When speaking about the Arab uprisings in Tunisia, Egypt and beyond, the language used here in the U.S. is euphoric. Expressions like "nothing will ever be the same again" and "the existing order is being swept away" are common. But when the conversation comes home, the exuberant rhetoric is pushed aside and hard-nosed practicality becomes the order of the day. "The president had no choice," the pundits said, "he had to veto. Republicans would have pounced on him and the pro-Israel crowd would have made his life miserable." This is the accepted wisdom.
It is, of course, always easier to discuss what other countries and their leaders must do, than it is to face up to the hard realities of what must be done in our own backyard. At the same time, though, it is a bit brazen, and even bizarre, that we can be so blind to the stark contradiction between what we advocate for others and what we fail to do for ourselves. But this is what is taking place.
Right now in commentaries the Bush crowd is crowing "we were right," finding new justification in their past promotion of democracy -- ignoring, of course, the utter hypocrisy of their overall approach to the region. They gave lip-service to democracy, to be sure, but then they: led America into two deadly and failed wars (both of which they wrongly projected would usher in democratic change); turned a blind eye as Israel ravaged Palestinians and Lebanese; and instituted the wide-spread use of profiling, prolonged detentions without due process, and prisoner abuse -- all of which they pressured Arab allies to support.
The net result was a roiling of Arab public opinion and a delegitimizing of some Arab leaders, who had befriended America, making them more vulnerable and less receptive to proceed on the path of reform. Then, after strong electoral performances by hard-line religious parties in several countries, the Bush administration, not liking the outcome, shelved their democracy rhetoric.
More disturbing than this irritatingly predictable neo-conservative effort to rewrite history and hijack the Arab uprising, is the fact that many liberals can find no more creative response to these Arab uprisings than to become latter-day "neo-cons," themselves.
All this posturing ignores several uncomfortable truths. America's favorable ratings across the Arab World are back to Bush-era lows and the post-Cairo optimism that America would change its approach to the region has all but evaporated. America, it bears repeating, is not unpopular among many Arabs because we have supported their leaders, rather it is some Arab leaders who have become unpopular because they have supported our policies. We were, in a real sense, not in the game, having long ago dealt ourselves out. In their efforts to make change in their own countries, Tunisians and Egyptians weren't looking to us. This was their movement, not ours.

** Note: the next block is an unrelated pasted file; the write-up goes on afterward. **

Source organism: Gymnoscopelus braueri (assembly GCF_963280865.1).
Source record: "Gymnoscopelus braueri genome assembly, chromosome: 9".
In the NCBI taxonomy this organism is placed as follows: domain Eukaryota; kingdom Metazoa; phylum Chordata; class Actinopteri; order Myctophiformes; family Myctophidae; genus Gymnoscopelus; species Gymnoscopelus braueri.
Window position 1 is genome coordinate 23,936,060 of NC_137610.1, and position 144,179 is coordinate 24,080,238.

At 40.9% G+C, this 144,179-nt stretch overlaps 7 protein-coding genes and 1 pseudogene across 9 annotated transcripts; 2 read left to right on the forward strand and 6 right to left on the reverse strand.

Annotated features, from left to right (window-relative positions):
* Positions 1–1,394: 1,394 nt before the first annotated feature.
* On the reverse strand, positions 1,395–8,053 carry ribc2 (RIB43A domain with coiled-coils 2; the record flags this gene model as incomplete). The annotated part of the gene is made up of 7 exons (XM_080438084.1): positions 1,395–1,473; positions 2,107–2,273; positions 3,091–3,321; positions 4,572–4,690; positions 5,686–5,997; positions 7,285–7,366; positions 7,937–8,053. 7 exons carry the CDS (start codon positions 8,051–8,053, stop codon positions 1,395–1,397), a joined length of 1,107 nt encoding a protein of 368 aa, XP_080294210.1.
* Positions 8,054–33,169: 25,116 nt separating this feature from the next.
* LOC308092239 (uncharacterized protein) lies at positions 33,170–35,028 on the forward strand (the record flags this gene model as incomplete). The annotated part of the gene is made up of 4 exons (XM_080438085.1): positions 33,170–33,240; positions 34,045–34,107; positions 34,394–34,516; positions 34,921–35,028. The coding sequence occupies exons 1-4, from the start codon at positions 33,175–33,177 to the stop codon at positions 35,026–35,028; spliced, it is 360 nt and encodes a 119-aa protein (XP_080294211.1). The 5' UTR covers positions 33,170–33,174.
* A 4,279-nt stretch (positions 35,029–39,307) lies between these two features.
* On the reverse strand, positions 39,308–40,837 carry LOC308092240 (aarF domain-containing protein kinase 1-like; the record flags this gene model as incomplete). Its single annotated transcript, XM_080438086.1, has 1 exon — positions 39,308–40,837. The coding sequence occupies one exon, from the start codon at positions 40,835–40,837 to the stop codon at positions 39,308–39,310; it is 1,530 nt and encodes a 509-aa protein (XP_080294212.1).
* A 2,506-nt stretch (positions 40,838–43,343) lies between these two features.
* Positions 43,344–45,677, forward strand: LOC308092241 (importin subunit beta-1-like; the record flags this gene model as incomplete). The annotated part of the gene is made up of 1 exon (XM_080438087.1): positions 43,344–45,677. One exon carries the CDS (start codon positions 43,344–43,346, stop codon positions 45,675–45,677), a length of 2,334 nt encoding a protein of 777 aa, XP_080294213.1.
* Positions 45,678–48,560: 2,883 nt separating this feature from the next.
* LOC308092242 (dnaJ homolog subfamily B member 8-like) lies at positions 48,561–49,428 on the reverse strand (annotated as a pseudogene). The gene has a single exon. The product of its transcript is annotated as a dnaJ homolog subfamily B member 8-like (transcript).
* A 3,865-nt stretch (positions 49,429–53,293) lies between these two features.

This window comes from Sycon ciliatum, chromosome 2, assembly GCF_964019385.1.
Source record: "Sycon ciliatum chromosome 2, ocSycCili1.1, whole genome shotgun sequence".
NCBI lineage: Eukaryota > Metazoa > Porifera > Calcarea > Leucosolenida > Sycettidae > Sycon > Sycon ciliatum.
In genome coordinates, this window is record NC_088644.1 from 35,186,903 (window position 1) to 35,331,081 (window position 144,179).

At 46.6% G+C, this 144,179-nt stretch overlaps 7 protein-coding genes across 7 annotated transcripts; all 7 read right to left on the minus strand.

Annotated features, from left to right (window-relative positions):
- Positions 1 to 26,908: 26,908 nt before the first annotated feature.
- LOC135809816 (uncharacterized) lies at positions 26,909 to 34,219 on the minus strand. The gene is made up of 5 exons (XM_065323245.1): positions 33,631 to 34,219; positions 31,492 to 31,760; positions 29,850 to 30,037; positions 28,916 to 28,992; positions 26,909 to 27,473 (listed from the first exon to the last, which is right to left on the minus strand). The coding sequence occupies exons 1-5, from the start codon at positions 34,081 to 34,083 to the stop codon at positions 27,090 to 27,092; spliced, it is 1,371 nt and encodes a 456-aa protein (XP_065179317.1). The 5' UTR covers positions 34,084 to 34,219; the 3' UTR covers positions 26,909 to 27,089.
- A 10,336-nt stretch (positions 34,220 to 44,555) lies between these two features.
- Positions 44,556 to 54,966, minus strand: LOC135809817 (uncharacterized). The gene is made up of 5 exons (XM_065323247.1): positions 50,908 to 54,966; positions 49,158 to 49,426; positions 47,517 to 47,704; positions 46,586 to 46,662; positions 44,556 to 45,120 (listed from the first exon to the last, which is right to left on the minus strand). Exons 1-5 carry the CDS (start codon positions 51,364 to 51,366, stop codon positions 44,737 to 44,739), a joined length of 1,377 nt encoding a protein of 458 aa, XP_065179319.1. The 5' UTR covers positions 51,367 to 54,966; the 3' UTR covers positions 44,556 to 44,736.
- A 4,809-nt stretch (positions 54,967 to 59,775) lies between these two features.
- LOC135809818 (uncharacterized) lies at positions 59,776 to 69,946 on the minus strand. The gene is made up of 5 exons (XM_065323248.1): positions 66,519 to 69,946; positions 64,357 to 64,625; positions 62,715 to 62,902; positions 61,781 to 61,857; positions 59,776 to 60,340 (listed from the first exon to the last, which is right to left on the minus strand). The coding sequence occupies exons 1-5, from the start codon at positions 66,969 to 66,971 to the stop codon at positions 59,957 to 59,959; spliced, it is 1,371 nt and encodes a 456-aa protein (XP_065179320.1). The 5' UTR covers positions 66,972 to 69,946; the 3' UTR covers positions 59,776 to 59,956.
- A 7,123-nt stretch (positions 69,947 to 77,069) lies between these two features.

There is a real danger that in this moment of crisis we will either learn the wrong lessons, or learn no lessons at all. What is required now is to recognize the degree to which our failed policies of the past have alienated Arab public opinion, undercut our stated values, and put at risk those who sought to be our friends.
At a critical moment in the midst of the Vietnam War, Martin Luther King delivered his "Declaration of Independence from the War in Vietnam." In this speech he said "I am convinced that if we are to get on the right side of the world revolution, we as a nation must undergo a radical revolution of values... A true revolution of values will soon cause us to question the fairness and justice of our past and present policies." This challenge is as true today as it was then.
Unless our political leaders can put aside "politics as usual" and end their callous disregard for the suffering of Palestinians; unless leaders are willing to challenge their political fears and do what is right, instead of what is convenient; unless we can stand up against the Islamophobes who threaten to tear apart the fabric of our nation; unless we can restore our commitment to fundamental freedoms and constitutional protections; and unless we can stop ignoring Arab concerns and truly listen to what Arab voices are telling us about their needs and aspirations -- we will continue to operate clumsily, and, at times, brutally on the wrong side of history.
As Arabs seek change at home, the challenge we face is to question how we can bring real change to America and to the way America deals with the Arab World and its people. This is what Barack Obama promised when he said that he would lead the effort to "change Washington" and, in the process, "change America and change the world." This is still the change we need. Unfortunately, it hasn't happened yet.
Dr. James J. Zogby is the author of Arab Voices: What They Are Saying to Us, and Why it Matters (Palgrave Macmillan, October 2010) and the founder and president of the Arab American Institute (AAI), a Washington, D.C.-based organization which serves as the political and policy research arm of the Arab American community.